A salmonella outbreak that occurred almost two years ago in Steamboat Springs cost taxpayers almost $40,000 and cost individuals more than $66,000, not to mention a lot of upset stomachs.
Those were the estimates the Routt County Department of Environmental Health gave the City Council on Tuesday night when it presented calculations for the costs of the foodborne illness outbreak.
Nadine Harrach with the environmental health department said the incident was the only foodborne outbreak the county department has ever handled.
"Foodborne illness outbreaks are expensive propositions for communities," Harrach said. "This is our only experience, so we have nothing to compare it with."
The outbreak occurred Dec. 16, 2003, at the Seasons at the Pond restaurant, and 51 cases of salmonella were reported in the weeks that followed. Those contaminated ranged from 4 to 72 years old, and 96 percent were Routt County residents.
A group of Steamboat Springs School District food service workers were among those infected. The cost of the infection to the individual was estimated at $1,300 per person.
Three of those infected were hospitalized. All those infected said they had diarrhea, 81 percent had abdominal pain and 75 percent had a fever, according to environmental health statistics.
Harrach said people interviewed told her "it was the sickest I have ever been."
The environmental health department worked with the Visiting Nurse Association, the Colorado Department of Public Health and Environment and a regional epidemiologist to curtail the outbreak.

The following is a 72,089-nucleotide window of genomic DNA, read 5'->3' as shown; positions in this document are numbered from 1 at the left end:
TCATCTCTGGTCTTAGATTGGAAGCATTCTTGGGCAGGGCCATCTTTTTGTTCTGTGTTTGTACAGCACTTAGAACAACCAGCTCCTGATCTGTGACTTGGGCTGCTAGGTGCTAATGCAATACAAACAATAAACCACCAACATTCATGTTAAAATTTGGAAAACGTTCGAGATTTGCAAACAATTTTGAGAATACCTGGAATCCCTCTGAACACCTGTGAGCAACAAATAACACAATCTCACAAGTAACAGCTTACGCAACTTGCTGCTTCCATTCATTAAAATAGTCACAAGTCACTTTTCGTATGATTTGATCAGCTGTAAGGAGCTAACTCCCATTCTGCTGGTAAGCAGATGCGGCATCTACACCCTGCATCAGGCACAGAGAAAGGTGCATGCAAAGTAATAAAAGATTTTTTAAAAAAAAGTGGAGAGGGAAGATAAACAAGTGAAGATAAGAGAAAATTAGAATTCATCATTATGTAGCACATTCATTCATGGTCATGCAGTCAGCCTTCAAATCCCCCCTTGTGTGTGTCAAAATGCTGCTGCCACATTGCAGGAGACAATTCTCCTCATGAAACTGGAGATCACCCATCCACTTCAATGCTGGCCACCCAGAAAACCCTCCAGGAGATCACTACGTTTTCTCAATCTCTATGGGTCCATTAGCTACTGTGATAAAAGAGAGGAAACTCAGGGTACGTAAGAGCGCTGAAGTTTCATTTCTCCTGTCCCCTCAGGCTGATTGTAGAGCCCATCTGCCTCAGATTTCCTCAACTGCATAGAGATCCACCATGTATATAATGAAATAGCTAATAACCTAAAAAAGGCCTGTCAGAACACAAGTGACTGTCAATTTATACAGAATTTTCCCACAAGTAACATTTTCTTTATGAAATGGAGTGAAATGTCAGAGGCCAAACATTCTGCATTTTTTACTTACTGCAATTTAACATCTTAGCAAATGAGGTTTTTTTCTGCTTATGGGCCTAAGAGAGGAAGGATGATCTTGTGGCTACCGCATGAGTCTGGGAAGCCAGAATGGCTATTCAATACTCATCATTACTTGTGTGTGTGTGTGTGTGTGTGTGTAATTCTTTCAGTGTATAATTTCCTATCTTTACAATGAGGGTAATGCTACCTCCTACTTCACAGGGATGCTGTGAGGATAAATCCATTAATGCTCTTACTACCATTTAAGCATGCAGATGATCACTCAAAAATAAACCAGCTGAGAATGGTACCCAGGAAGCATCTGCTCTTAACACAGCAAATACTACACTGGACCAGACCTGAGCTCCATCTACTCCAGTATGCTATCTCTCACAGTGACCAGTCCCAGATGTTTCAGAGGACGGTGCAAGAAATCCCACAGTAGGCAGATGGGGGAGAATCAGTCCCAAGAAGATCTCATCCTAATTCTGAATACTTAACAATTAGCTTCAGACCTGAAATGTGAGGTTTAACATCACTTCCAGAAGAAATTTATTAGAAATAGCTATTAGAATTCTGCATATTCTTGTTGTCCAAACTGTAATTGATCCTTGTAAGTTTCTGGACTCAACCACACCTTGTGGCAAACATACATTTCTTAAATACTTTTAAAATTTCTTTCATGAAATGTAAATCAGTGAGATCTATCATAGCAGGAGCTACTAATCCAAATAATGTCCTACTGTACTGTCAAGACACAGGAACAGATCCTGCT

"It happens so fast, you really don't have the time to do anything but react," Harrach said.
The work those agencies did cost taxpayers $39,245. The largest cost was $16,000 from the VNA, which did the lab tests on individuals thought to have salmonella.
Indirectly, the outbreak also cost taxpayers $4,500 from the cafeteria workers who were infected. The workers combined took 39 days of sick leave, which was much lower than it could have been because many were sick during the Christmas holiday, Harrach said. While cafeteria workers were out, bus drivers, principals and school administrators pitched in to help serve students' lunches.
Perhaps the largest costs were paid by Seasons at the Pond, which has since shut down. The restaurant estimated it lost $240,000 in monthly revenue for the last eight months it was opened. It spent $975 on lab tests. The staff lost $25,000 in wages, and insurance rates increased by $2,600. The restaurant also has $900,000 pending in lawsuits.
Harrach said it was thought that salmonella was spread through a fruit salad served at the restaurant and that 95 percent of the people who ate the fruit salad become ill. Although the fruit could have been contaminated before it reached the restaurant, Harrach said a food worker there most likely contaminated the salad, because no other outbreaks were reported regionally or nationally.
"It was at one of the cleanest (restaurants) in town, which shows it can happen to anybody," Harrach said.
As bad as the outbreak was, Harrach said, it could have been worse. The chain of contamination was broken early, it did not spread to any schools or to children through the food service workers, there was not a second wave of outbreaks, and no one died, she said.
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